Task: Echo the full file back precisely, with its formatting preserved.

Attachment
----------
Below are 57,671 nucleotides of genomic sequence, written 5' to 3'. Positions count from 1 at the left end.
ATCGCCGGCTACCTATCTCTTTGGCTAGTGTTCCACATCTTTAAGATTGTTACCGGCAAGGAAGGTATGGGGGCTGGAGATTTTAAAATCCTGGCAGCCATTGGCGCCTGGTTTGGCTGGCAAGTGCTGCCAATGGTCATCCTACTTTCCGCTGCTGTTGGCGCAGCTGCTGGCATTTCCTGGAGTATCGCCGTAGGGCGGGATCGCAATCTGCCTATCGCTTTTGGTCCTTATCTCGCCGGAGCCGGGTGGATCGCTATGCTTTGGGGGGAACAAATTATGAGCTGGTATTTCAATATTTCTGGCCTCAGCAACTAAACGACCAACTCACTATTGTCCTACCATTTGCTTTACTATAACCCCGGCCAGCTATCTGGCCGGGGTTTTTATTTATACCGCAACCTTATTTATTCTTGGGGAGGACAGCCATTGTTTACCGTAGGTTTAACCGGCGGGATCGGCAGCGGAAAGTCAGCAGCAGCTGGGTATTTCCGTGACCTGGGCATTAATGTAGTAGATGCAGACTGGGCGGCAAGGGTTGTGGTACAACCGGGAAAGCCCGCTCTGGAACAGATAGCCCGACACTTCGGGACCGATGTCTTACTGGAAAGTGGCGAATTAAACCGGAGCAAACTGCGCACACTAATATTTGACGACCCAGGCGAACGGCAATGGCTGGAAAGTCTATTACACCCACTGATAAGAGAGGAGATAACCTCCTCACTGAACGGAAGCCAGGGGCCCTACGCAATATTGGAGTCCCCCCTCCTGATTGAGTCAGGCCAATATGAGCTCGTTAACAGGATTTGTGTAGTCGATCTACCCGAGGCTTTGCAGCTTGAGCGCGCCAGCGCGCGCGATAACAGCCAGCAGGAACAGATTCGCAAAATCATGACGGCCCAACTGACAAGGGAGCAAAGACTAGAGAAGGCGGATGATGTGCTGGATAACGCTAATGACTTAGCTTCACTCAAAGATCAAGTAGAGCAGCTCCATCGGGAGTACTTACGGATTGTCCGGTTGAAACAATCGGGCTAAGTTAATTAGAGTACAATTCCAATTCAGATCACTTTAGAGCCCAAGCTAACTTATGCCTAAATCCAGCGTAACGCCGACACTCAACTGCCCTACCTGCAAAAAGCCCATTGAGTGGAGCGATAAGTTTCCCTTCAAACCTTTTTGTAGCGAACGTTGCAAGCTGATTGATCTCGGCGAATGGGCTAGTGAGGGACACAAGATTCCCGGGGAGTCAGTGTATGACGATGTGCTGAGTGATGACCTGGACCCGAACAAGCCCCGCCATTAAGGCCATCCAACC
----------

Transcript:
Below are 57,671 nucleotides of genomic sequence, written 5' to 3'. Positions count from 1 at the left end.
ATCGCCGGCTACCTATCTCTTTGGCTAGTGTTCCACATCTTTAAGATTGTTACCGGCAAGGAAGGTATGGGGGCTGGAGATTTTAAAATCCTGGCAGCCATTGGCGCCTGGTTTGGCTGGCAAGTGCTGCCAATGGTCATCCTACTTTCCGCTGCTGTTGGCGCAGCTGCTGGCATTTCCTGGAGTATCGCCGTAGGGCGGGATCGCAATCTGCCTATCGCTTTTGGTCCTTATCTCGCCGGAGCCGGGTGGATCGCTATGCTTTGGGGGGAACAAATTATGAGCTGGTATTTCAATATTTCTGGCCTCAGCAACTAAACGACCAACTCACTATTGTCCTACCATTTGCTTTACTATAACCCCGGCCAGCTATCTGGCCGGGGTTTTTATTTATACCGCAACCTTATTTATTCTTGGGGAGGACAGCCATTGTTTACCGTAGGTTTAACCGGCGGGATCGGCAGCGGAAAGTCAGCAGCAGCTGGGTATTTCCGTGACCTGGGCATTAATGTAGTAGATGCAGACTGGGCGGCAAGGGTTGTGGTACAACCGGGAAAGCCCGCTCTGGAACAGATAGCCCGACACTTCGGGACCGATGTCTTACTGGAAAGTGGCGAATTAAACCGGAGCAAACTGCGCACACTAATATTTGACGACCCAGGCGAACGGCAATGGCTGGAAAGTCTATTACACCCACTGATAAGAGAGGAGATAACCTCCTCACTGAACGGAAGCCAGGGGCCCTACGCAATATTGGAGTCCCCCCTCCTGATTGAGTCAGGCCAATATGAGCTCGTTAACAGGATTTGTGTAGTCGATCTACCCGAGGCTTTGCAGCTTGAGCGCGCCAGCGCGCGCGATAACAGCCAGCAGGAACAGATTCGCAAAATCATGACGGCCCAACTGACAAGGGAGCAAAGACTAGAGAAGGCGGATGATGTGCTGGATAACGCTAATGACTTAGCTTCACTCAAAGATCAAGTAGAGCAGCTCCATCGGGAGTACTTACGGATTGTCCGGTTGAAACAATCGGGCTAAGTTAATTAGAGTACAATTCCAATTCAGATCACTTTAGAGCCCAAGCTAACTTATGCCTAAATCCAGCGTAACGCCGACACTCAACTGCCCTACCTGCAAAAAGCCCATTGAGTGGAGCGATAAGTTTCCCTTCAAACCTTTTTGTAGCGAACGTTGCAAGCTGATTGATCTCGGCGAATGGGCTAGTGAGGGACACAAGATTCCCGGGGAGTCAGTGTATGACGATGTGCTGAGTGATGACCTGGACCCGAACAAGCCCCGCCATTAAGGCCATCCAACC